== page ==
The second edition of Crime and Mental Disorders is revised and reorganized to illustrate diversion and reentry opportunities for justice involved individuals who suffer from mental disorders. Priorities are informed by the National Survey on Drug Use and Health, on evidence-based practices, and includes the application of the Sequential Intercept Model (SIM) to both adults and juveniles. This essential text from Denise Kindschi Gosselin is appropriate for both graduate and undergraduate courses.
Since its implementation in 2003, the Youth Criminal Justice Act has been the subject of intense political and scholarly debate. A complicated mixture of provisions intended to provide harsher punishments for serious violent crimes while encouraging positive, non-punitive interventions in less serious cases, its impact on the youth justice system remains controversial. Implementing and Working with the Youth Criminal Justice Act across Canada provides the first comprehensive, province-by-province analysis of how each Canadian jurisdiction has implemented the Act.
Canada's approach to young offenders has undergone a series of major transformations in recent years. Youth crime has re-emerged as a central issue in political and social debates. This completely revised and updated edition of the popular criminology text draws upon the highly successful format of the original Youth Injustice. It delivers cutting edge research and debates in the field.
In this practical guide to the law for young people of Canada, Ned Lecic and Marvin Zuker provide an all-encompassing manual meant to empower and educate children and youth and those that serve them. The authors address questions about how rights and laws affect the lives of young people at home, at school, at work, and in their relationships as they draw attention to the many ways in which a person's life can intersect with the law. Deliberately refraining from taking a moral approach, the authors instead advocate for the rights of children and provide examples of how young people can get their legal rights enforced.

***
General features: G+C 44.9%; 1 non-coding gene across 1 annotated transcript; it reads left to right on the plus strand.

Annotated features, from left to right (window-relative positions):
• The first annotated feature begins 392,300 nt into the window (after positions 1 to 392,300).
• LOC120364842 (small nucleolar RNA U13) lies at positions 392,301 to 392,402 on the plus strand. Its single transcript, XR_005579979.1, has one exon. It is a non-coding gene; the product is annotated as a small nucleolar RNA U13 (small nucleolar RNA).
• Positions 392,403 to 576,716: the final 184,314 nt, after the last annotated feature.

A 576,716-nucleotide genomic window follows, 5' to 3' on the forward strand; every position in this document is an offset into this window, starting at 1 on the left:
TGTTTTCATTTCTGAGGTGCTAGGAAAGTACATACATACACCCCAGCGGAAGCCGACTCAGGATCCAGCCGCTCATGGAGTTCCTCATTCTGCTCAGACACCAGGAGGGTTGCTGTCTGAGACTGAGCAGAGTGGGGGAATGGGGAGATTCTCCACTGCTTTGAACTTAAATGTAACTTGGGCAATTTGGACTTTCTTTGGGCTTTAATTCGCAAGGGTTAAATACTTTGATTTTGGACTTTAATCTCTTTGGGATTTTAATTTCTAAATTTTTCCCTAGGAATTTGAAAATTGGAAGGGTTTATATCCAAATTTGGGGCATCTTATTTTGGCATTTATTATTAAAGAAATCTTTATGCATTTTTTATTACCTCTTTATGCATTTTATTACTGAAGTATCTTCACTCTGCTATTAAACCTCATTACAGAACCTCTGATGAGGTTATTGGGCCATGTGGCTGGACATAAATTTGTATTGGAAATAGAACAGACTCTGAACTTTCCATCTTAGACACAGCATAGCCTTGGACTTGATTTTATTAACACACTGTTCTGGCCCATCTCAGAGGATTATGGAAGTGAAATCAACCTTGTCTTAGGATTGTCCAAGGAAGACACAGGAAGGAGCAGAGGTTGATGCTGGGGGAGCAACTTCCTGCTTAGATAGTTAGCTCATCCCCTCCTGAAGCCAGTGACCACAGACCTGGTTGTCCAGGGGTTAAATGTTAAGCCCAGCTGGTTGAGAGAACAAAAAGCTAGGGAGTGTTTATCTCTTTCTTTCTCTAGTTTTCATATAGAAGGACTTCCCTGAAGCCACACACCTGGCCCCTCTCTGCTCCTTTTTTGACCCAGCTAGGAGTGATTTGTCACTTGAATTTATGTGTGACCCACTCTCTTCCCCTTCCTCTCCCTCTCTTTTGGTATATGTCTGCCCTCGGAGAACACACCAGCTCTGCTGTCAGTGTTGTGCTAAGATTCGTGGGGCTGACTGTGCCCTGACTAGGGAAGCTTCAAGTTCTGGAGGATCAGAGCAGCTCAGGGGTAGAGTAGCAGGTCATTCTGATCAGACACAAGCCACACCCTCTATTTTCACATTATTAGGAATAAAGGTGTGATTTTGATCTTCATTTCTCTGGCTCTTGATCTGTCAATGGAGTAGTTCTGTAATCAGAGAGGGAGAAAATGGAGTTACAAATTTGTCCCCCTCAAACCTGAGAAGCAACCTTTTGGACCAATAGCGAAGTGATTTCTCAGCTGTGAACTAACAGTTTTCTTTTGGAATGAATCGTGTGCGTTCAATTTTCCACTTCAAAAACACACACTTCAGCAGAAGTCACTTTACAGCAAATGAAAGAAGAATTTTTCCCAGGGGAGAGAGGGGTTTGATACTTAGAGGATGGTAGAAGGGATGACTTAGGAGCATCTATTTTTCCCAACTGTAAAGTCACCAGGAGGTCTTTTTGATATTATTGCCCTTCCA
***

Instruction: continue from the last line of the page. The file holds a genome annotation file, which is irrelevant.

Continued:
The juvenile court lies at the intersection of youth policy and crime policy. Its institutional practices reflect our changing ideas about children and crime control. [This book] provides a sweeping overview of the American juvenile justice system's development and change over the past century.
Complicated Lives focuses on the lives of sixty-five drug-using girls in the juvenile justice system (living in group homes, a residential treatment center, and a youth correctional facility) who grew up in families characterized by parental drug use, violence, and child maltreatment.
Experimentation and novelty-seeking behavior, such as alcohol and drug use, unsafe sex, and reckless driving, are thought to serve a number of adaptive functions despite their risks. Research indicates that for most youth, the period of risky experimentation does not extend beyond adolescence, ceasing as identity becomes settled with maturity.
In Youth, Crime, and Justice, Clayton A. Hartjen provides a broad overview of juvenile delinquency: how it manifests itself around the world and how societies respond to misconduct among their children. Taking a global, rather than country-specific approach, chapters focus on topics that range from juvenile laws and the correction of child offenders to the abuse, exploitation, and victimization of young people.
How is the modern world shaping young people and youth crime? What impact is this having on the latest policies and practice? Are current youth justice services working? With contributions from leading researchers in the field, this book offers an insightful, scholarly and critical analysis of such key issues. Youth Offending and Youth Justice engages constructively with current policy and practice debates, tackling issues such as the criminalisation and penalisation of youth, sentencer decision-making, the incarceration of young people and the role of public opinion.
This book is an examination of recent developments in the areas of youth justice and child protection. It investigates how well young people and the societies in which they live are served by judicial and service systems. Consideration is given to those in care - in young offenders' institutions, foster families and residential homes - as well as those living with their families. A broad range of international experts discuss the largely segregated youth justice and children's legal and service systems in England and Wales, other parts of Western Europe and the US, and compare these with Scotland's integrated system.
In the wake of the civil rights movement, the legal system dramatically changed its response to discrimination based on race, gender, and other characteristics. It is now showing signs of yet another dramatic shift, as it moves from considering difference to focusing on neutrality. Rather than seeking to counter subjugation through special protections for groups that have been historically disadvantaged, the Court now adopts a "colorblind" approach. Equality now means treating everyone the same way. This book explores these shifts and the research to support civil rights claims, particularly relating to minority youths' rights to equal treatment.